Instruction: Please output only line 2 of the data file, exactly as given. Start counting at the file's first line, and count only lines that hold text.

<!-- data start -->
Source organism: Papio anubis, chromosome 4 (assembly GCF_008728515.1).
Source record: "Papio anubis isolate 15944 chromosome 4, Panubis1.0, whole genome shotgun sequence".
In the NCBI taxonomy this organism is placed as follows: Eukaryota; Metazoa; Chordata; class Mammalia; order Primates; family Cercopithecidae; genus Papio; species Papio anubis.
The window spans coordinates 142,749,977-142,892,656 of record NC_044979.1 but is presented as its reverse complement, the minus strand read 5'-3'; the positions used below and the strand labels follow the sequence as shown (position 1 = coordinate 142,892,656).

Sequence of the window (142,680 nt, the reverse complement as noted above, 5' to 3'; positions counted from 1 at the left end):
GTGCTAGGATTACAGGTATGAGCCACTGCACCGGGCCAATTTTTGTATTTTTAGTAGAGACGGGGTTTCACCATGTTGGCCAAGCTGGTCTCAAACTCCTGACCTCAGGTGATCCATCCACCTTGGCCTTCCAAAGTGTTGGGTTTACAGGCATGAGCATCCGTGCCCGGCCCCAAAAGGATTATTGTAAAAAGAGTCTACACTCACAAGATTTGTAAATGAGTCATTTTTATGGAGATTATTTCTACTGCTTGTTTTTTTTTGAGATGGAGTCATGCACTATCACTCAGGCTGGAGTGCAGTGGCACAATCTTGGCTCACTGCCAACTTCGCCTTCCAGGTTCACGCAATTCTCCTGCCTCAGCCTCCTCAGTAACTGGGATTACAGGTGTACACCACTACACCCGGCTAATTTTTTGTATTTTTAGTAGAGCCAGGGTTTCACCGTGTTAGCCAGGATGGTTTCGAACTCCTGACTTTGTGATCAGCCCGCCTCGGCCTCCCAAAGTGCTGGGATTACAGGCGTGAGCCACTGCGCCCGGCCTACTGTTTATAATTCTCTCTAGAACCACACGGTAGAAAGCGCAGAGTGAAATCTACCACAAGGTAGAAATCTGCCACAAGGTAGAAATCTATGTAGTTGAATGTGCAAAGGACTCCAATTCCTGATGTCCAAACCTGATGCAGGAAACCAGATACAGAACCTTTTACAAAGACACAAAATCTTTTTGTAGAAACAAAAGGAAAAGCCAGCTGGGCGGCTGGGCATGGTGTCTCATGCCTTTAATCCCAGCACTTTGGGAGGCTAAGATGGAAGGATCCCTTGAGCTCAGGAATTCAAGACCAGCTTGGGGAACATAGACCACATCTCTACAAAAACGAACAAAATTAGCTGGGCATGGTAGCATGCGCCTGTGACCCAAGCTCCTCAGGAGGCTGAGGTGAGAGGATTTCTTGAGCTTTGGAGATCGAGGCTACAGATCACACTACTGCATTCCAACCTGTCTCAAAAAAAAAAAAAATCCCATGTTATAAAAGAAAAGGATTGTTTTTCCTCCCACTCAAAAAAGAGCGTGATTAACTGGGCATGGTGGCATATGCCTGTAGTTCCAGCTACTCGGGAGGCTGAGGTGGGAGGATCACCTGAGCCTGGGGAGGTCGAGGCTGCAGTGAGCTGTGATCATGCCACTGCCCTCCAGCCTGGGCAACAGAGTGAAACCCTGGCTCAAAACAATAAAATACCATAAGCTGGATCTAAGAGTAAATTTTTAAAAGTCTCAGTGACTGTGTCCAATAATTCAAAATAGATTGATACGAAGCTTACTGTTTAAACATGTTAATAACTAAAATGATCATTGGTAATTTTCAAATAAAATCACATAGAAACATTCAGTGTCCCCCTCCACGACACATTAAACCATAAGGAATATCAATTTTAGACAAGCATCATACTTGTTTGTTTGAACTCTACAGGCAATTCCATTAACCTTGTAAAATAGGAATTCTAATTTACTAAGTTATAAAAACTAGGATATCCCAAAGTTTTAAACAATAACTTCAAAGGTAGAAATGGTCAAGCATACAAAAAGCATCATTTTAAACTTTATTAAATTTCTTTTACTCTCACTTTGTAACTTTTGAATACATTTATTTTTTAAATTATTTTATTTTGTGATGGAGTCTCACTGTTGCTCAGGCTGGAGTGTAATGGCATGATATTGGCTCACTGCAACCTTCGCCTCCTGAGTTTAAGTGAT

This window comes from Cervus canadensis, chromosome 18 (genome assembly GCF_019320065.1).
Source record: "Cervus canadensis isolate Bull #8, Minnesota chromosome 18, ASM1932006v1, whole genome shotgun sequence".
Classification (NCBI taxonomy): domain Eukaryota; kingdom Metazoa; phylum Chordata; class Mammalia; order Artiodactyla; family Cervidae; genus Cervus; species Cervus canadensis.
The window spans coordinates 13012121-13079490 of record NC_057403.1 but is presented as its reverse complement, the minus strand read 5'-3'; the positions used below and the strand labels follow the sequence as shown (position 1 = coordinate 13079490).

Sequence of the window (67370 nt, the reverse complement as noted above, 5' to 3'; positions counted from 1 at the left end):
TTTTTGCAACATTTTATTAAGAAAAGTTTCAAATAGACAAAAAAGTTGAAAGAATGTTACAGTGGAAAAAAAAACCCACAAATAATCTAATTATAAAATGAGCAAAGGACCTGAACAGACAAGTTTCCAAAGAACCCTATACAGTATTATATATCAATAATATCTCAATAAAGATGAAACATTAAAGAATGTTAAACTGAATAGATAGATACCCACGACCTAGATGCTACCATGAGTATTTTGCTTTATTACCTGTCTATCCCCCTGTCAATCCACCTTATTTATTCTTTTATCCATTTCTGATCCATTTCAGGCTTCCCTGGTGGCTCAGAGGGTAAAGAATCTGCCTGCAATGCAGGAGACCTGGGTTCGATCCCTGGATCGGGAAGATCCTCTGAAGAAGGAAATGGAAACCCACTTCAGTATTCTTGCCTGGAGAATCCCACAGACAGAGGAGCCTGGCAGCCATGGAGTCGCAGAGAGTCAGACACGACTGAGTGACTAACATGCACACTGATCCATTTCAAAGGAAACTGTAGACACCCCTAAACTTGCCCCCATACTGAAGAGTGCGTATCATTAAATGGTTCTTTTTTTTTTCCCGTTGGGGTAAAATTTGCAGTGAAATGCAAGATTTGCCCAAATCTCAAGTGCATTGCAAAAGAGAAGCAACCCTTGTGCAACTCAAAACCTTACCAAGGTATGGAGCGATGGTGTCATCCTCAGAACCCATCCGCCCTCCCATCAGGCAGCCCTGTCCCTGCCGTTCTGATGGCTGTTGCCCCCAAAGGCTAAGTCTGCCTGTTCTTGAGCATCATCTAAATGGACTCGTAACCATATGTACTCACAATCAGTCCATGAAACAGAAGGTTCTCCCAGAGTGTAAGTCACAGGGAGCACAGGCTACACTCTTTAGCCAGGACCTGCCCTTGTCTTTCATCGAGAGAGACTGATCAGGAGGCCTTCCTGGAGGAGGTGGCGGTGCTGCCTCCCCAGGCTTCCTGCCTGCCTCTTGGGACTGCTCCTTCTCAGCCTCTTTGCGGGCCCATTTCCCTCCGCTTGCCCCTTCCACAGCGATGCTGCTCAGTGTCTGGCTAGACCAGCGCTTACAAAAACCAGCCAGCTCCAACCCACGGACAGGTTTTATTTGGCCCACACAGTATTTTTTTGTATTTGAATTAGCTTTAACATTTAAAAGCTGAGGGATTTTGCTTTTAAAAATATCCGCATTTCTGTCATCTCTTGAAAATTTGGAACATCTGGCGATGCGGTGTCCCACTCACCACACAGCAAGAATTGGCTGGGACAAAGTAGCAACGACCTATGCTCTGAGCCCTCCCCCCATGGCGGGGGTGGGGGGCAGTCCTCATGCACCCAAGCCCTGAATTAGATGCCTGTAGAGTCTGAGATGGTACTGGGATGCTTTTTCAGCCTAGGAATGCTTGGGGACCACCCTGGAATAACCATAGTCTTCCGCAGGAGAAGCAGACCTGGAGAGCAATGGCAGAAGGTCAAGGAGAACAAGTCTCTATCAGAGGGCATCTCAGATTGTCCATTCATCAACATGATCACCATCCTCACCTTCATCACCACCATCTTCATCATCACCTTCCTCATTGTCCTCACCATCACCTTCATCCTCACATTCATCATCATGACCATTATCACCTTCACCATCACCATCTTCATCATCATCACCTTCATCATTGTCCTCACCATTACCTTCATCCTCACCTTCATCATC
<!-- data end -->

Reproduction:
Source record: "Papio anubis isolate 15944 chromosome 4, Panubis1.0, whole genome shotgun sequence".